PALO ALTO — You've probably heard about the year-2000 problem, which holds that billions of dollars' worth of business software will crash at the moment of the millennium.
But how about the year-2010 problem?
"Right now I view the year 2010 as a very dark curtain," Stanley Williams says. "And I don't know what's behind it."
It's no accident that Williams sounds slightly apocalyptic.
As principal laboratory scientist of Hewlett-Packard Laboratories here, Williams counts among his chief responsibilities determining exactly what lies behind the dark curtain of 2010. For that's when current technological trends are finally expected to lead to a computer chip too small to work (and too expensive to manufacture).
The fortunes of the $132-billion semiconductor industry--and, by extension, a large chunk of the world's increasingly technology-driven economy--rest on piercing the 2010 curtain and learning how to commercialize whatever lies behind it.
Semiconductors are the materials and devices that power computers and countless other electronic devices in home, office and factory.
Over the last 30 years, the semiconductor industry has relied on the axiom that computing devices would continue shrinking in size and increasing in power at an exponential rate according to what is known as Moore's Law. As articulated by Gordon Moore, one of the founders of semiconductor giant Intel Corp., the law states that computing power will roughly double in scale (or halve in price) every two years.
This is the trend that has led to computers packing hundreds of times more power into a desktop PC than once fit into computers so big they were operated by teams of men walking around their innards.
Most computer professionals have long understood that such an exponential increase in power could not continue indefinitely; at some point the very laws of physics would interfere. Accordingly, most of the debate about Moore's Law has been over when, not if, it would break.
Today the smart money says that silicon-based computing devices have about four generations left, "with every generation representing a quadrupling of transistors on a chip and a 25% gain in speed," Williams says. That means chips with a basic device size of 0.07 micron, or about three times as detailed as the circuits on today's most advanced chips.
"Most people believe that's basically it," Williams says.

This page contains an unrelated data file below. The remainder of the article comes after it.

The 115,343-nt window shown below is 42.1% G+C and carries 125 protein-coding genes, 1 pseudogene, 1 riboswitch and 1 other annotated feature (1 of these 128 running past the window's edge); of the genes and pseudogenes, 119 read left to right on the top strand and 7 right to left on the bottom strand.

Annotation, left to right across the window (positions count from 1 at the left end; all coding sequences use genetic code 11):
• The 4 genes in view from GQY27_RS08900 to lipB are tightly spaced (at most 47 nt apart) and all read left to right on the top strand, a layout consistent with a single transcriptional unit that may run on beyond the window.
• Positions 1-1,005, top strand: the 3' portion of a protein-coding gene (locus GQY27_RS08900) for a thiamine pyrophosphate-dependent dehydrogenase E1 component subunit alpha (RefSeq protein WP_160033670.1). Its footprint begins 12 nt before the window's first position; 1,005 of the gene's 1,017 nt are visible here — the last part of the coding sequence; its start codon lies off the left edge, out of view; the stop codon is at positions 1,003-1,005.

Most, but not all. Some experts argue that many functions of today's chips will continue to improve even as miniaturization passes the 0.07-micron limit. Others say that advances in networking and communications will take up the slack in enhancing computing performance.
Indeed, the demise of Moore's Law has been forecast before, only to be deferred for decades by sudden and unheralded advances in technology.
"There's a lot of punch left in Moore's Law," says S. Atiq Raza, chief technical officer at Advanced Micro Devices and the developer of that company's well-received new K6 microprocessor. He acknowledges, however: "We are hitting a wall of how far we can push silicon technology."
Two basic trends are coming together to mark the end of "classical" semiconductor design. One is the sheer cost of the extraordinarily precise machines needed to fabricate smaller and more elaborate chips.
The price of chip factories, or "fabs," as they are known in the industry, long ago passed the $1-billion mark. One plant to be opened in Dresden by Advanced Micro Devices in 1999 will cost $1.9 billion.
Industry experts say that at current rates of growth, the price of a fab will hit $10 billion or even $25 billion soon after the turn of the century. At that point, the cost of manufacturing computer chips becomes almost a political issue, for there may be no single company--or perhaps just one--with the money to erect a facility that costly. Overcoming that hurdle may require an unprecedented level of research and development cooperation among chip makers and industry suppliers.
The second limiting factor is more fundamental: the behavior of the electron. Electronic devices such as microprocessors work essentially by sending streams of charged electrons over circuits and through logic "gates" designed to switch "on" or "off" depending on whether a current is present or not.
The configuration of these gates makes up the basic architecture of the integrated circuit and thus of the computer itself, performing the functions of addition, subtraction and other mathematical processes at the heart of digital computing.
Today's chips need several hundred electrons at a time to switch the gates. As the chips become smaller, fewer are needed. That's good, because it means the chips consume less power and generate less heat as they operate.
But it's also bad. The fewer the electrons needed to switch the gate, the more troublesome the background noise.